Friendship with people who are poor often exposes our excess. This is especially the case if we move in and out of one another’s worlds. We do not want to be guilt-ridden and anxious about our lifestyles, but we do want to move in the direction of justice and generosity. Getting a handle on simplicity that is full of grace is often challenging.
I (Chris) remember one incident well. I had just returned home from my time with the Missionaries of Charity in India. It was my first exposure to terrible poverty and death, and I was struggling
to make sense of the disparities I encountered everywhere on my return. One of my younger brothers and I were playing Mike Tyson’s Punch Out!! (maybe the best video game ever) on the original Nintendo system. As we played, my brother said, “Man, I’m starving. Want to get something to eat? ” Given where I had spent the previous months, it set me off. I immediately thought of the corpses of the young men and women who had actually died of complications
from being undernourished. So I promptly replied, “Dude, you don’t know what it means to starve.”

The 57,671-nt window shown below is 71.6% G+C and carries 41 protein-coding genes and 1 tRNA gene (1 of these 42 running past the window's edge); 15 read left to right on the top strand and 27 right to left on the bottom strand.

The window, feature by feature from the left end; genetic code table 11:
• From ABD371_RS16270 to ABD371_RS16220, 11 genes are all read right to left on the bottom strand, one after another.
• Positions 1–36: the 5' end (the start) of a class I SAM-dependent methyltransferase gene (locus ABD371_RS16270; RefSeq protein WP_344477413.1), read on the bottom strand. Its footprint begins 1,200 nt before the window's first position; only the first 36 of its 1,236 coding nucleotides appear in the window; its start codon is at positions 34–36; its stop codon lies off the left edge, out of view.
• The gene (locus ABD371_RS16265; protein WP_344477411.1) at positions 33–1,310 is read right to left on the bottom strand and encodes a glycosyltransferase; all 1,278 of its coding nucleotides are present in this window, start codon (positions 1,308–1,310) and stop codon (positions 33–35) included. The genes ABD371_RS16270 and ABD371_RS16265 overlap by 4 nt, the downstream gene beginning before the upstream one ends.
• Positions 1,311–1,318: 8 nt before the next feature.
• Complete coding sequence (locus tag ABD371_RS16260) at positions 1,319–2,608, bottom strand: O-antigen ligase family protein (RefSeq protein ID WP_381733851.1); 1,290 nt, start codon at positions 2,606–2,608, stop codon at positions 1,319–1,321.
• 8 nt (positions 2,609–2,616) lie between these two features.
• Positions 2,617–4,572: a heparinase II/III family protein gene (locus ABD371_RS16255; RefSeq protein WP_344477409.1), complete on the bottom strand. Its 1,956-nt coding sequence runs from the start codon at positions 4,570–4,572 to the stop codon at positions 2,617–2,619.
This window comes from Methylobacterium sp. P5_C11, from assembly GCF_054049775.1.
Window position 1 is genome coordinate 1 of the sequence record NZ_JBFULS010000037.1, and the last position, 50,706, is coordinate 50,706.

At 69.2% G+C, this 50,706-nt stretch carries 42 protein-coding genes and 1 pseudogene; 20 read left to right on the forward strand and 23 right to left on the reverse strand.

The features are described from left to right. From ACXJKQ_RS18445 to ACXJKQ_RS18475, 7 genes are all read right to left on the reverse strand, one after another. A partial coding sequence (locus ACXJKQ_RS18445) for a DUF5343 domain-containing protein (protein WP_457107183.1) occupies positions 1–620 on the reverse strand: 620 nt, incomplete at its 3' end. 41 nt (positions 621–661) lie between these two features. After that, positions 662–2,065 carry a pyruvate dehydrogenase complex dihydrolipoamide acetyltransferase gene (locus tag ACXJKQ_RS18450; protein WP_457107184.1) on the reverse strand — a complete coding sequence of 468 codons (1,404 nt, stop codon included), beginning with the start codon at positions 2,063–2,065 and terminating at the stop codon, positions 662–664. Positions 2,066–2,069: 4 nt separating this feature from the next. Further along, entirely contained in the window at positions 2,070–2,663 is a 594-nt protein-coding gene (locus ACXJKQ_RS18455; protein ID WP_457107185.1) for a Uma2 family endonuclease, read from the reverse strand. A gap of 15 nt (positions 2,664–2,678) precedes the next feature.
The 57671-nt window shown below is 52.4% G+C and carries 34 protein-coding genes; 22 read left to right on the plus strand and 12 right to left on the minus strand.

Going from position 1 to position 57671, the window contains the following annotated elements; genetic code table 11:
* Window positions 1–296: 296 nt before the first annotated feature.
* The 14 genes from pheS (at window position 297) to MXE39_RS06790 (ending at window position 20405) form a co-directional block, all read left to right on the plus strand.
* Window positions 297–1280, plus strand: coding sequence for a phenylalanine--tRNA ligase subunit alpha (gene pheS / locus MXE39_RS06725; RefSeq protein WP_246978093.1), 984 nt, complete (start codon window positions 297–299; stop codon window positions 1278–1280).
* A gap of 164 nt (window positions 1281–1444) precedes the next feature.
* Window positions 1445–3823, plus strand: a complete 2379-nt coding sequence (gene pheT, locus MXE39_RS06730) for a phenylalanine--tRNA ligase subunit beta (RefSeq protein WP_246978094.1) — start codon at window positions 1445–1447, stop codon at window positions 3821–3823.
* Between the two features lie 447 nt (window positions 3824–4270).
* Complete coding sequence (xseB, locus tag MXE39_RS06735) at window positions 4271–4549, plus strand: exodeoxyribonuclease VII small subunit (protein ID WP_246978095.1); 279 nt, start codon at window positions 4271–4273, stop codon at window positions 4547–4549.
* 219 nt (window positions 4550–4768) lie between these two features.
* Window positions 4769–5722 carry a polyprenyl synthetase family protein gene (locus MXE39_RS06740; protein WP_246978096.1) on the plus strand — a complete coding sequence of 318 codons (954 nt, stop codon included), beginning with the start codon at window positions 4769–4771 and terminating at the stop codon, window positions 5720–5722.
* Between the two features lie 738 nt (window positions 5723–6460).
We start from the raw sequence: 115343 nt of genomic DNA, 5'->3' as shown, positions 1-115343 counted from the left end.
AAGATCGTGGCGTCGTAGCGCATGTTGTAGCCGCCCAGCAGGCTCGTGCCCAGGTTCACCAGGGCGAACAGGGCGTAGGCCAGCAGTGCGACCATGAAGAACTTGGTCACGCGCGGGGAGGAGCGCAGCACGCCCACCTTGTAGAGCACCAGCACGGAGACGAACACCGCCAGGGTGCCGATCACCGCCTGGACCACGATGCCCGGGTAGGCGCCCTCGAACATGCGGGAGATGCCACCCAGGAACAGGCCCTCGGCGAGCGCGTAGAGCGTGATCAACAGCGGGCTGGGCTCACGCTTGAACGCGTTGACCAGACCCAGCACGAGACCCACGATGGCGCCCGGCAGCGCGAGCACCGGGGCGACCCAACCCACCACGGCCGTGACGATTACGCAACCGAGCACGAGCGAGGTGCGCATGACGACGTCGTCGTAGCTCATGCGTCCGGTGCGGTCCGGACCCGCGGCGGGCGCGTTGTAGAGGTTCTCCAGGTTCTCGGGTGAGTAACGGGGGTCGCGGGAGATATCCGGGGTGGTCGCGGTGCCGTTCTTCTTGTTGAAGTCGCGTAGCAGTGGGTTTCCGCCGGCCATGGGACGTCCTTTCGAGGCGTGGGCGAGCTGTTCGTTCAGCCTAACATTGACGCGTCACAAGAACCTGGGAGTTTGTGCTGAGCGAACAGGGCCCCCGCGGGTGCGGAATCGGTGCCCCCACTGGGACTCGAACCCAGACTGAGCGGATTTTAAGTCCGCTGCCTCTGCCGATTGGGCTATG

My brother, in an attempt to restate his original comment in a way he thought would be less offensive to me, tried again: “I haven’t eaten all day, and I’m hungry.” Still upset, I replied, “Well, how about I call a bunch of slum churches in India to start a prayer chain for you? ”
It is not easy to move back and forth between different worlds, but I have had to learn that the grace and generosity I share with my friends on the margins is equally important for friends and relatives at home. Just because they aren’t as regularly exposed to the tensions doesn’t mean they deserve less respect or love. My lifestyle needs to be an invitation, not a bludgeon, that helps others to choose simplicity and generosity because it is appealing.
— “Friendship at the Margins: Discovering Mutuality in Service and Mission,” by Chris Heuertz and Christine Pohl (IVP, 2010): page 128-129